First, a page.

Communication—the Special Sauce of Major Change

Photo credit: Dylan Gillis at Unsplash

Author: Jeff Brooke

MITRE loves data. MITRE practitioners are passionate about solving problems using scientific evidence, and this is just as true for social scientists at MITRE as it is for engineers. Here is how MITRE practitioners use data to ensure that our recommendations on strategic communication have the greatest possible impact.

MITRE helps our government sponsors design and implement many kinds of change. Since research tells us that most major change efforts fall short of their goals, we carefully examine research on the successes. Does good communication make a difference? If so, what are the ingredients of “good” communication? Here’s what the scientific research tells us.

Fact—Good communication makes a difference

  • The odds of successful change go up 28% with effective internal communication. (Lewis)
  • Eighty percent of companies that downsized described internal communication as a “major failure.” (Smeltzer)
  • One of the top reasons for failed strategic change: poorly communicated strategy. (Mankins)

Good communication in big change efforts has four key ingredients

  1. Timing: early (pre-decision) and frequently
  2. Channel: face-to-face with managers
  3. Message: expected results and the journey to get there
  4. Strategy: communication that is planned and managed like any other project, and integrated with all other elements of the planned change

For example, during a corporate merger, researchers (Applebaum) conducted a controlled experiment inside one company. They compared two approaches to communicating decisions about downsizing and other changes during the months after the merger announcement. The channel, message, and timing were different.

  • Control facility: Used the existing approach to communication. They used written announcements to describe final decisions after they were approved. Result: Productivity declined 20% during the merger.
  • Experiment facility: Used a new approach to communication. They used frequent face-to-face communication between supervisors and employees to describe possible changes being considered and the reasons behind them. Result: Productivity was unchanged during the merger.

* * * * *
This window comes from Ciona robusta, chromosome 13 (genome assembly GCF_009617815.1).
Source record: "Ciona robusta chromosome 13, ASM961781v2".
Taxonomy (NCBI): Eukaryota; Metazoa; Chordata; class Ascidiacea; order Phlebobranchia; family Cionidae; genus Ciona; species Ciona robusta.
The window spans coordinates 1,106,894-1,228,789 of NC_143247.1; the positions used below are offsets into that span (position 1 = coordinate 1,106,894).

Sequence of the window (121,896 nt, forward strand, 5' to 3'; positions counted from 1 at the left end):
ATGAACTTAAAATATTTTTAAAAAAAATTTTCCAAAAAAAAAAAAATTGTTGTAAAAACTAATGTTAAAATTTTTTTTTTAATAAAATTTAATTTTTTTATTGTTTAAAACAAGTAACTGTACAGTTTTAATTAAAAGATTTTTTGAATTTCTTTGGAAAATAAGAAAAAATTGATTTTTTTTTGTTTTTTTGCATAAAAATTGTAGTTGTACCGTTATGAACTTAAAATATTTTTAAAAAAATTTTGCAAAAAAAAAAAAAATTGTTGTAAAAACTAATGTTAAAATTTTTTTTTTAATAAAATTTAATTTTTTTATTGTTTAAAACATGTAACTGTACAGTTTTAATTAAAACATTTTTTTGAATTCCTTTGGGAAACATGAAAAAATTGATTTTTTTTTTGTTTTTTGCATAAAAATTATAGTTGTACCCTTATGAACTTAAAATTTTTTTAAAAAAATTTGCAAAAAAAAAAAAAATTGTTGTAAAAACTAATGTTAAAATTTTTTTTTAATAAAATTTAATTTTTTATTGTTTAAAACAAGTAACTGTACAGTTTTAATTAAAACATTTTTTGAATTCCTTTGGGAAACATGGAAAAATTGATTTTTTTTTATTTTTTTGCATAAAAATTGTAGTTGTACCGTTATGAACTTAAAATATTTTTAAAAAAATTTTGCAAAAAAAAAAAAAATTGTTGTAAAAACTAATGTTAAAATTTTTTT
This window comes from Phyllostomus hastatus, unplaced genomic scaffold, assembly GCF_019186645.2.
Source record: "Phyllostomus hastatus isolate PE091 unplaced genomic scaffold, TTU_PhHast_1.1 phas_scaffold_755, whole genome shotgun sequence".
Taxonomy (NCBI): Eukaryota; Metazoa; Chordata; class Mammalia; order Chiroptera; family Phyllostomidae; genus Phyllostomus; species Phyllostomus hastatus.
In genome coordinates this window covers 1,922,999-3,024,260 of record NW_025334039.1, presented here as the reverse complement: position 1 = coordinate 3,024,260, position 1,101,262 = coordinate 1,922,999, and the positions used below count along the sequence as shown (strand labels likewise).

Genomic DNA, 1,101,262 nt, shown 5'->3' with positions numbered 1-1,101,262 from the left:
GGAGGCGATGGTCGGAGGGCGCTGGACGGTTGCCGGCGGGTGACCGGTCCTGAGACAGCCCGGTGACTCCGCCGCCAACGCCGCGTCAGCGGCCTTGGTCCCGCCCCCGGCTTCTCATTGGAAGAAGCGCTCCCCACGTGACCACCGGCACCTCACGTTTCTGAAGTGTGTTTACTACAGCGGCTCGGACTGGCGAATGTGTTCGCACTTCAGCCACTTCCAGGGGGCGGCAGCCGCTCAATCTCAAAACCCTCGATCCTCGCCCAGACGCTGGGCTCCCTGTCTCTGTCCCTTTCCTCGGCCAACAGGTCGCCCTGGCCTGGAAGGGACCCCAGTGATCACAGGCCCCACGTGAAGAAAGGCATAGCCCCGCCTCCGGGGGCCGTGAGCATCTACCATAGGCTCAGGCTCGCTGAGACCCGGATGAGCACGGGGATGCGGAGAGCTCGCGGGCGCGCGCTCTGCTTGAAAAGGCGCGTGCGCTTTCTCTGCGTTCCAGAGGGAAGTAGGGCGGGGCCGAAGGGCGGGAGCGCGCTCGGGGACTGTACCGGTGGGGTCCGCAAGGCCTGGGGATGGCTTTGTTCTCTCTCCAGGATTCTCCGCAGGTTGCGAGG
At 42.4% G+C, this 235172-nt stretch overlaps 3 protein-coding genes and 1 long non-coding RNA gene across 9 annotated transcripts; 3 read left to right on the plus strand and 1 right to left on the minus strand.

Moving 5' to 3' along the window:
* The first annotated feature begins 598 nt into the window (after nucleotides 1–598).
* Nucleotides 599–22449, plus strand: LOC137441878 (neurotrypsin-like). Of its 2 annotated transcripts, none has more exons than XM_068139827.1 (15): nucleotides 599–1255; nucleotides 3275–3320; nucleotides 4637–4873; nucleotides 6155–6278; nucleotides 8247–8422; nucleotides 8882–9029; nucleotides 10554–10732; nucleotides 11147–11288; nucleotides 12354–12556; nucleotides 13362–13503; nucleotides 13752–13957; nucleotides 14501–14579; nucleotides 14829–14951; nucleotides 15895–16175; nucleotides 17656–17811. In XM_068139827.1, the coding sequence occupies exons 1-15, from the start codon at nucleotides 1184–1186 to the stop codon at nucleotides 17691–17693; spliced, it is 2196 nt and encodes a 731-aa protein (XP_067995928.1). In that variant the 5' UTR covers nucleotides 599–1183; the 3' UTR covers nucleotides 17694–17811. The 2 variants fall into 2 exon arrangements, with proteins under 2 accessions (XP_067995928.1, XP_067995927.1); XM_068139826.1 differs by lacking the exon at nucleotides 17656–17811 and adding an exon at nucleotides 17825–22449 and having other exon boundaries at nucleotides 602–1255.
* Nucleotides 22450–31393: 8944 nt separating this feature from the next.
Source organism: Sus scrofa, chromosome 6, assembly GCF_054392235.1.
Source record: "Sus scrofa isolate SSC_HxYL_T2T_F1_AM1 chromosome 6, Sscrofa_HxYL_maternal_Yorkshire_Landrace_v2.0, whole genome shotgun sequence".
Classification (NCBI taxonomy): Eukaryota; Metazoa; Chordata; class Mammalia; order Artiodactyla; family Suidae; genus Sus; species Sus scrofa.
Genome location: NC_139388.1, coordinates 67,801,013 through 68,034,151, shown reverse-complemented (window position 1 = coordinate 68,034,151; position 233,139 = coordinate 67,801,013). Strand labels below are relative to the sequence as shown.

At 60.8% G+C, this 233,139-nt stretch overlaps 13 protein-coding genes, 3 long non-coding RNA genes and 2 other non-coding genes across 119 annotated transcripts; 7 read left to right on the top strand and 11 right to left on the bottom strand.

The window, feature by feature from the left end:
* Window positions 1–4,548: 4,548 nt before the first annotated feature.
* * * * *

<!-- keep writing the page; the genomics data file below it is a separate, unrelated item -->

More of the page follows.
Why communicate early—before final decisions?  

  • Staff are engaging in conversations about the coming change anyway. When leaders wait too long to provide a forum for communication, they signal that they are either fearful of or unconcerned about participating in this ongoing dialogue. Staff lose trust in their leaders when this happens.
  • Inaccurate rumors are the largest differentiator between successful and unsuccessful communication about major changes. Leaks happen. Rumors fill the blanks and ascribe motivations. Productivity declines as people are distracted by the anxiety of uncertainty.

Why face-to-face with supervisors?

When employees hear about major change from their direct supervisors, their support for the change is:

  • Nine times greater than if they read about it in a newsletter
  • Four times greater than meeting with top management (Marks)

Why? Major change means uncertainty. Dialogue can resolve questions and subtleties, and employees trust the supervisor they work with each day.  

Formal channels and top management meetings, like town halls and newsletters, are important, but only as support for more small-group discussions between staff and their direct supervisors.

Why discuss expected results?

  • With major change, people need a vision to inspire them. They also need to hear plain talk about the difficulties ahead. The commercial world often deals with layoffs; even government employees know they are not immune. If there might be a RIF or reassignments, say so. If leaders can commit that such actions will not happen, say so. But if leaders don’t bring it up, some organization members will assume the worst and feed the rumor mill.
  • Explain the process for change and how input will be solicited. But remember, asking for input only builds support if those who speak up see that their ideas and concerns are genuinely considered. “Psychological safety” is essential for employees to speak up in the first place. (Edmonson)

Be strategic

Communication during a change effort must be managed like any project. It must have a plan, clear roles and responsibilities, and performance measures that will allow for mid-course corrections. It must be aligned with both the overall change project’s objectives and the target organization’s culture—no small feat. Projects that engage a communication professional throughout each phase of a change effort will have the best chance of benefitting from strategic communication—one of the most powerful tools in the change professional’s toolkit.

Jeff Brooke is a principal with The MITRE Corporation, where he advises government executives in organizational change management and communication. He’s also an adjunct faculty member in Northeastern University’s graduate program in corporate and organizational communication. Jeff worked within government at three agencies, including many years as a communication director, and helped found the Federal Communicators Network.

© 2018 The MITRE Corporation. All rights reserved. Approved for public release.  Distribution unlimited. Case number 18-1976

MITRE’s mission-driven team is dedicated to solving problems for a safer world. Learn more about MITRE.




Pin It on Pinterest

Share This